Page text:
The statistics Dr. Wilson reported were pretty staggering. She prefaced much of her presentation by saying her studies were very specific to L.A. and she had no research to show that this was reflective of the national transgender female population. She reported finding that transgender females in L.A. were 34 times more likely to contact HIV than the general population and at the time of her study nearly 70 percent of transgender female youth in L.A. participated in sex work. As a result of her work The SHINE Study was created, the first longitudinal study of trans*female youth that still continues today. Though nearly 40 percent of transgender females in L.A. are living with HIV only 5 percent are youth. “We have a great opportunity to get ahead of this disparity and create some real change,” she said.

That’s all for today my friends. Check back tomorrow for a full report on Day 3 of the Baldwin Wallace University LGBTI Health Research Conference (#BWLGBTI)!

Conferences · Cultural Competency Trainings · Data · Presentations · Research Studies · Resources

Baldwin Wallace presenting first LGBTI health conference with class

dwayne

Dwayne Steward
LGBTQ Health Advocate
Columbus Public Health

Martin Luther King Jr. once said, “Our lives begin to end the day we become silent about things that matter.” It’s become a mantra I’ve come to live by. It is the starting of and building upon conversations that matter that truly leads to change. This mantra is even more present as I head into the LGBTI Health Research Conference today though Saturday at Baldwin Wallace University in Berea, Ohio.

BWU-newSign

As the LGBTQ Health Advocate for the City of Columbus in Ohio, a seasoned journalist and full-time activist, I often find myself in the midst of important conversations. Conversations about improving the health of gender and sexually diverse communities, and how we can increase access to care for deeply marginalized populations. I was hired by the city just over a year ago to create the Columbus Public Health LGBTQ Health Initiative and in our first year we’ve already made massive impact with the development of our Ohio LGBTQ Youth Safety Summit, implementation of citywide healthcare provider-focused LGBTQ cultural competency training and the creation of a robust community engagement platform, just to name a few. To say LGBTQI healthcare is a passion of mine would be a gross understatement.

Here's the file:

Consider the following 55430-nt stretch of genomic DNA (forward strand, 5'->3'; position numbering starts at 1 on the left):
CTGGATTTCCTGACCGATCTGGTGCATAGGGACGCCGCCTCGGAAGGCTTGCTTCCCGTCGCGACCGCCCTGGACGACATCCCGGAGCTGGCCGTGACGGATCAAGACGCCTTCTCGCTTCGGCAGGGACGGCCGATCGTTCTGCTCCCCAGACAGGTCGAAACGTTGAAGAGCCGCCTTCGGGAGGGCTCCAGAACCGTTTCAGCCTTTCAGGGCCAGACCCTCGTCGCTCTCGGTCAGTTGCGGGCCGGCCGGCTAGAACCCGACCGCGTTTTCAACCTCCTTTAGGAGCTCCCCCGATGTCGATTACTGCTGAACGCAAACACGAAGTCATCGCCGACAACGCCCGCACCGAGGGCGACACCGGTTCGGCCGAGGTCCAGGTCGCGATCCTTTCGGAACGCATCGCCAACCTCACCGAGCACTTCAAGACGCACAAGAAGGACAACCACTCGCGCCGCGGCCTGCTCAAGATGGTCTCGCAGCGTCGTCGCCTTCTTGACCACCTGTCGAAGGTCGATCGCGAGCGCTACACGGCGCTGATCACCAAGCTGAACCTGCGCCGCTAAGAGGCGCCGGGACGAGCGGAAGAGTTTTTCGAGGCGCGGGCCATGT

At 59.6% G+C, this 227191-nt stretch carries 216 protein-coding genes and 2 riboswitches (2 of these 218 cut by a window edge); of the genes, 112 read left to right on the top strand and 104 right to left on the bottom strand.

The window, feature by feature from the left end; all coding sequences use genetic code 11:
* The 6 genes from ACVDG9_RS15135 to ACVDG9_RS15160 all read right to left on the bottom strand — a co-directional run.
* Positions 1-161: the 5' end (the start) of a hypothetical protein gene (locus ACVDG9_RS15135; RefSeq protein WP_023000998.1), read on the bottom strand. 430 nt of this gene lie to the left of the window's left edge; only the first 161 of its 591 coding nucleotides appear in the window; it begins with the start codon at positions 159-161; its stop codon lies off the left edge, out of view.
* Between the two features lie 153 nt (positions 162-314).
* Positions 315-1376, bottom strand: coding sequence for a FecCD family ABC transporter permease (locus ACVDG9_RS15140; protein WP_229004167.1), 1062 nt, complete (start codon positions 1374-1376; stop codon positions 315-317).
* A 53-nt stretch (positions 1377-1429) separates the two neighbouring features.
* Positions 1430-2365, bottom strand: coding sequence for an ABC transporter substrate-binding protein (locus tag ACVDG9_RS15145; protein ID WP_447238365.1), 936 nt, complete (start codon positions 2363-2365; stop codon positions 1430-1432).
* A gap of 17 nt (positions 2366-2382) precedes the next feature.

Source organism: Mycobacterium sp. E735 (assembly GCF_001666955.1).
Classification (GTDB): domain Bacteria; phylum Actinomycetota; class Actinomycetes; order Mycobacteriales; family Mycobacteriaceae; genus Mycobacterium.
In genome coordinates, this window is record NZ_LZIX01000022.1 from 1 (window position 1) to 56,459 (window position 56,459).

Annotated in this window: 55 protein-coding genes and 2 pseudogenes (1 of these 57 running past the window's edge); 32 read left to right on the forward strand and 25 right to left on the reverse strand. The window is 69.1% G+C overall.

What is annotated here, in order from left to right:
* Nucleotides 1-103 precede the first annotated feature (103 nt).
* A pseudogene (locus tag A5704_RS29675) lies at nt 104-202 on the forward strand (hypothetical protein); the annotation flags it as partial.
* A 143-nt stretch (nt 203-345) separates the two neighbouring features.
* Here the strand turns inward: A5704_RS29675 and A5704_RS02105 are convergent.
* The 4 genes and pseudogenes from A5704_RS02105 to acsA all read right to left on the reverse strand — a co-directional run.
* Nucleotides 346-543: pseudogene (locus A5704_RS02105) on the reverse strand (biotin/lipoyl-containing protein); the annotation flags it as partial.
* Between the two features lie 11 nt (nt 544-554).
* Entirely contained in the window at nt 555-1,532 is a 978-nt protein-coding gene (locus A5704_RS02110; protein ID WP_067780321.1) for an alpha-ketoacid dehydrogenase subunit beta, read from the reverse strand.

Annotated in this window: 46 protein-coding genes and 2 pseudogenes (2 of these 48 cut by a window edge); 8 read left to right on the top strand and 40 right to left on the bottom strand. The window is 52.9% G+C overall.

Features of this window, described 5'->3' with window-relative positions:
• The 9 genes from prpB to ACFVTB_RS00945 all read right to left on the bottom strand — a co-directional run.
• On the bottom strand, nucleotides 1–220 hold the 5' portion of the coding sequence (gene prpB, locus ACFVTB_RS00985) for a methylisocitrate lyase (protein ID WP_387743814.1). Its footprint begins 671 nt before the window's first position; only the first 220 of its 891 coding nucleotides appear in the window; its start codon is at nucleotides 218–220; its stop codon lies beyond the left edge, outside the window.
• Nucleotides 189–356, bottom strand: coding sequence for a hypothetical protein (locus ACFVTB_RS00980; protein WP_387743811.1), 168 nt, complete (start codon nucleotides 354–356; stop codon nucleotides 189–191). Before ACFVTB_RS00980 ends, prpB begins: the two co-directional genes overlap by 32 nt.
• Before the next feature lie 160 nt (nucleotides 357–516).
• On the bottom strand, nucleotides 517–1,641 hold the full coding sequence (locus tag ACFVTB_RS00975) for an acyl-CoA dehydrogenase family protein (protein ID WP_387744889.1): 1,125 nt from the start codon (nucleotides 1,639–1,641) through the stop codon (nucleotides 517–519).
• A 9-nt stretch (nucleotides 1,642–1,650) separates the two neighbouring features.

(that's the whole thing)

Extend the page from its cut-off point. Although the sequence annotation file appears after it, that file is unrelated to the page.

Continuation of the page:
The LGBTI Health Research Conference will be an excellent opportunity to bring the best minds in the field together around the healthcare issues faced by lesbian, gay, bisexual, transgender, queer and intersex populations, which I hope will lead to helping decrease health disparities of LGBTI individuals in places like my Midwestern hometown of Columbus, Ohio.

“It is hard to download all that is known about LGBT health in a day and a half, but we are really interested in getting people together to build connections that will hopefully lead to building more work towards LGBT healthcare,” said Dr. Emilia Lombardi during a phone interview leading up to the conference. Dr. Lombardi is an Assistant Professor within Baldwin Wallace University’s Department of Public Health and one of the conference’s lead organizers.

Dr. Lombardi went on to tell me she’s been working with supporters such as Cleveland State University and MetroHealth Medical Center for more than a year to bring the university’s first conference focused on LGBTI health to fruition. Prestigious presenters from the National Institutes of Health, Harvard Medical School, The National LGBT Health Education Center and Fenway Health are just a few of the organizations presented on the schedule.

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Dr. Lombardi said the Institute of Medicine’s groundbreaking 2011 report, “The Health of Lesbian, Gay, Bisexual, and Transgender People: Building a Foundation for Better Understanding,” (commissioned by the National Institutes of Health) was a major step by the federal government that led to the creation of the conference.

“NIH asked the Institute of Medicine to bring together experts in LGBT health to discuss the need,” she said. “The NIH has even put forth a new effort to support more LGBT-related health research. It’s very encouraging to know that our federal government supports us.”